George Orwell was seen as one of the writers who was able to write accurately about the conflict over socialism, communism, fascism, and liberal democracy.  His early work talk about the roll that capitalism played on the working class. Orwell was an avid socialist but his two most famous works, Animal Farm and 1984, are attacks on the socialist ideals under Soviet communism.  Another main writer of the time was WH Auden who was a political poet, well known for his call to arms against fascism in Spain.  He was disappointed with the Republican side of the Spanish Civil War after he saw the killings of Catholic priests, and then seeing the Nanking Massacre.  He was convinced that violence is a disease that everyone has inside of them.

The English language was changing during this time.  With the increase in the amount of universities, business, and government there was an increase in academic jargon.  Vocabulary continued to expand and Britain and the United States started to find different coinages because of the new technologies.  The biggest change in the English language was the elimination of forms marking the subjunctive mood. Ex: “If=I were to travel through time I would…” the old subjunctive form would be replaced by a simple past form of the verb.  “If I traveled through time I would…” which basically just allowed people to not use as many words to say the same thing.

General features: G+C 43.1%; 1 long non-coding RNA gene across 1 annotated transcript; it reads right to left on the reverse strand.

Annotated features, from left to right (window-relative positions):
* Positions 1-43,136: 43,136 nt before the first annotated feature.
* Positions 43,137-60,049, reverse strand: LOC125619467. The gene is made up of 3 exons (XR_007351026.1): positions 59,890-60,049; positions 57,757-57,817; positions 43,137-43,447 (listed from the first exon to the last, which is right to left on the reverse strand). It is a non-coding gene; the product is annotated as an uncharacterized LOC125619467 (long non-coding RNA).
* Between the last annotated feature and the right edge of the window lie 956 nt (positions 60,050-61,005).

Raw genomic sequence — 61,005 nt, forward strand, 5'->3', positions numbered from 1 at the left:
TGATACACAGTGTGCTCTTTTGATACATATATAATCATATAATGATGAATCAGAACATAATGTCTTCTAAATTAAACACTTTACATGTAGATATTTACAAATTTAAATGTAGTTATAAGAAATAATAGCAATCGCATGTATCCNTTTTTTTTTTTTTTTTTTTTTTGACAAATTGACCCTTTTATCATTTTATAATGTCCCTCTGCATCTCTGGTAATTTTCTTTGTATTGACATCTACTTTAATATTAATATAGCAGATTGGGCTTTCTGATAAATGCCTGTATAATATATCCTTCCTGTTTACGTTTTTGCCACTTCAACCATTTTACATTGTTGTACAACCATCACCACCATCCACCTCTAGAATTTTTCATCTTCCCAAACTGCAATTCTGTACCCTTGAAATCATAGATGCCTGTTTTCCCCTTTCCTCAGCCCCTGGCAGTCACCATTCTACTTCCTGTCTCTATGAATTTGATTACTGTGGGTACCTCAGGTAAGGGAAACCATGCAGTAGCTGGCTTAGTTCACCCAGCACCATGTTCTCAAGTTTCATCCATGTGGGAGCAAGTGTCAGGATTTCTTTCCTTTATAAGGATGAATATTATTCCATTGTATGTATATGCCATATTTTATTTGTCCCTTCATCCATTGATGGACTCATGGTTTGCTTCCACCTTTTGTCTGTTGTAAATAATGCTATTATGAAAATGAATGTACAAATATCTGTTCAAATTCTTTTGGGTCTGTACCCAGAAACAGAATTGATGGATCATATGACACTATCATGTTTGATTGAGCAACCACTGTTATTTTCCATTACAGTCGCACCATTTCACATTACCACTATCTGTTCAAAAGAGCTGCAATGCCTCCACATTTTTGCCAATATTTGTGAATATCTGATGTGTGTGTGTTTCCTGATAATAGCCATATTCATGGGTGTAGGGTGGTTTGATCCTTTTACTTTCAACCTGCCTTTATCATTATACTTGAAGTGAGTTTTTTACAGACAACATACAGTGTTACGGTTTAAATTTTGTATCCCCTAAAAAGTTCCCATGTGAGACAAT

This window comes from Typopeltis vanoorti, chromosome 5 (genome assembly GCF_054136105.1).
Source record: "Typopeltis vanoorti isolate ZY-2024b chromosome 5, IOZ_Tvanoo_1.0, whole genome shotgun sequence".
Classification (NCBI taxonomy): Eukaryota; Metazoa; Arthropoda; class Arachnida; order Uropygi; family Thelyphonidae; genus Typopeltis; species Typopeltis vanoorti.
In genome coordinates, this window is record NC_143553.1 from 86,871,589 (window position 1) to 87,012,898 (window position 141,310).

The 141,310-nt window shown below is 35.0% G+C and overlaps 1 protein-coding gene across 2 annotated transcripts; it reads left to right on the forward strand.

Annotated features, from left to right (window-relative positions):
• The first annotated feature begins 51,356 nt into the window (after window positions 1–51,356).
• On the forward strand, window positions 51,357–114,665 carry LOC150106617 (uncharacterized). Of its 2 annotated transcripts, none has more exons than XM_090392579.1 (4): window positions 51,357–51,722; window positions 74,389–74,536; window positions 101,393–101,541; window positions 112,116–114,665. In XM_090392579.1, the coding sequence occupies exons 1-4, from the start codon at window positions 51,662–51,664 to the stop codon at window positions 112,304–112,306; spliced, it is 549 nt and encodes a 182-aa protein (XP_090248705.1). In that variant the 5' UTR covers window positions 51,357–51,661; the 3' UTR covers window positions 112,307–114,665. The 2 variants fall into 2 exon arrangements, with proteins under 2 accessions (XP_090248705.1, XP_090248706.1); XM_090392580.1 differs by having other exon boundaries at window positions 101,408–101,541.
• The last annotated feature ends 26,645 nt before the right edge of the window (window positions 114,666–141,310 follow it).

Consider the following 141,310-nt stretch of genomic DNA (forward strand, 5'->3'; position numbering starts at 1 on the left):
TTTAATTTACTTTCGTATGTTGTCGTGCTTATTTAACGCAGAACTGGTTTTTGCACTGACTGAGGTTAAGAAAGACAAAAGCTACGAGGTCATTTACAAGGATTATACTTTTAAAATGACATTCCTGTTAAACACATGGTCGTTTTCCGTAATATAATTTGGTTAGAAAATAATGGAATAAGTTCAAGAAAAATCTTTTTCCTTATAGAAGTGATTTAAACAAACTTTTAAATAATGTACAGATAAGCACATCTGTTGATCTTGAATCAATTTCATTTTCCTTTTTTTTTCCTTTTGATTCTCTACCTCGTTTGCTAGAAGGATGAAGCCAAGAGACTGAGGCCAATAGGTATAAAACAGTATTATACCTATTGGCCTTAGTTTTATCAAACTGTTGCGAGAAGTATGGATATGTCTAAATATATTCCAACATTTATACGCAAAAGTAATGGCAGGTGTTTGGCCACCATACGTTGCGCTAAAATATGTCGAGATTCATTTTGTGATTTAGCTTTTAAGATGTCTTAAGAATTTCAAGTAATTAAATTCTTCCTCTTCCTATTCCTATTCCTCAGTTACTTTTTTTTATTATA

Literary expert close reading:

Virginia Woolf, “A Mark on the Wall,” 1921

But as for that mark, I’m not sure about it; I don’t believe it was made by a nail after all; it’s too big, too round, for that. I might get up, but if I got up and looked at it, ten to one I shouldn’t be able to say for certain; because once a thing’s done, no one ever knows how it happened.

  • In these first few sentences, there is a clear sense of uncertainty and a lack of confidence in truth. This is important language to note because during this time period, especially due to the era of World Wars, was full of disorder and new discoveries that caused a feeling of disorientation in society.